Everyone is susceptible to tooth sensitivity, even children. When children experience tooth sensitivity, they may change their eating patterns due to the pain and tenderness they encounter eating specific foods. Tooth sensitivity is usually preventable and easy to treat, so you can help alleviate your child’s discomfort.
If your child shows signs of discomfort or pain when eating, there may be underlying reasons. So what causes teeth sensitivity in kids? How do you stop sensitive teeth naturally? We will answer some common tooth sensitivity FAQs below!
What Is Tooth Sensitivity?
Tooth sensitivity occurs when you experience pain eating ice cream, drinking hot coffee or nibbling on your favorite sweets. It happens when your dentin — the spongy tissue inside your teeth — becomes exposed and open to stimulation.
Dentin is filled with microscopic tubules that lead to your teeth’s center, or pulp. When the enamel covering these tubules is removed, the tubules become more sensitive to stimuli. Brushing teeth and eating hot or cold foods, sugary treats and more can trigger tubules and result in pain and discomfort.
Enamel can get worn down for many reasons, including a chipped tooth, a cavity, a worn filling or gum disease.
What Causes Tooth Sensitivity in Kids?
Anyone can experience tooth sensitivity, but it is more common in adults between 20 and 40. Children are also likely to have sensitive teeth. If they have cracked a tooth or new teeth coming in, they may have exposed dentin that causes sensitivity.
There are six leading causes of tooth sensitivity in children:
- Brushing habits: Regular brushing is key to good dental health. If kids do not brush their teeth properly, they won’t remove food particles from their teeth properly, and particularly crunchy food might get stuck between teeth. Crunchy food can irritate their gums and teeth.
- Cavities and decay: Tooth decay and cavities can make your children’s teeth sensitive. Cavities are tiny areas of tooth decay on the tooth’s surface. Over time, these small areas can grow, making their way into the teeth and potentially exposing the delicate pulp. Even before a cavity reaches the pulp, tooth decay can weaken the enamel resulting in sensitivity to hot and cold temperatures.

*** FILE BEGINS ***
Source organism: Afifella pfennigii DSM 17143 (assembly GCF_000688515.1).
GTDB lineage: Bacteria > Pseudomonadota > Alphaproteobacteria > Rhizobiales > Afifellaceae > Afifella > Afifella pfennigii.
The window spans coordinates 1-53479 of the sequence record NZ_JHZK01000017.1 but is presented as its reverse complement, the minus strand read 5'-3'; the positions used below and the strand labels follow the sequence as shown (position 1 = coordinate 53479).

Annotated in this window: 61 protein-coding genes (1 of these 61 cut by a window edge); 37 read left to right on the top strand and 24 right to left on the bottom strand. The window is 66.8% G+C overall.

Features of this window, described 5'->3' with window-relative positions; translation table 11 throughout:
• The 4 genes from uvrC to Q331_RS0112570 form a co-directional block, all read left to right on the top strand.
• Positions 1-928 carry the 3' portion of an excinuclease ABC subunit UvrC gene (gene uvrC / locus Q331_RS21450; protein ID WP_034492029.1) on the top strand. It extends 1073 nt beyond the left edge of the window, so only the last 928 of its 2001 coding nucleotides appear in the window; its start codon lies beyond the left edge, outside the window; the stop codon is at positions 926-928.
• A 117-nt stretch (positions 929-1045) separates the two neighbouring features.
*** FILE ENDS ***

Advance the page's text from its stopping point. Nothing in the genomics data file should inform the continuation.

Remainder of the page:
- Erosion of enamel: Many foods and drinks can wear down the enamel of teeth. Sugary foods and acidic fruit juices are a few examples of food that can erode enamel. Grinding teeth and clenching jaws at night can also erode enamel. Once the enamel is removed, it leaves the sensitive dentin and pulp vulnerable to outside stimuli.
- Sinus infections: This might be a surprise, but sinus infections can make your kid’s teeth tender and sensitive. Fluid buildup and swelling create pressure in the sinuses, which sit just above the top row of teeth. The fluid can “squeeze” the nerves in those teeth, sending pain through the teeth and mouth.
- Fillings: Fillings can be used to stop tooth pains and sensitivity. They replace areas where decay has eroded the tooth enamel. While fillings are made of sturdy materials, they do not last forever. Over time, fillings can begin to crack or come loose, revealing the soft inner tooth. Fillings can get damaged or come loose when kids eat something gummy or crunchy.
- Adult teeth: There is a possibility that your child experiences tooth and mouth sensitivity as their adult teeth come in. As the new teeth force out baby teeth, kids may favor one side of their mouth over the other until the old tooth is out completely. If pain and discomfort continue after the permanent teeth have come in, one of the other five reasons above might cause the sensitivity.
How Do I know if My Child Has Sensitive Teeth?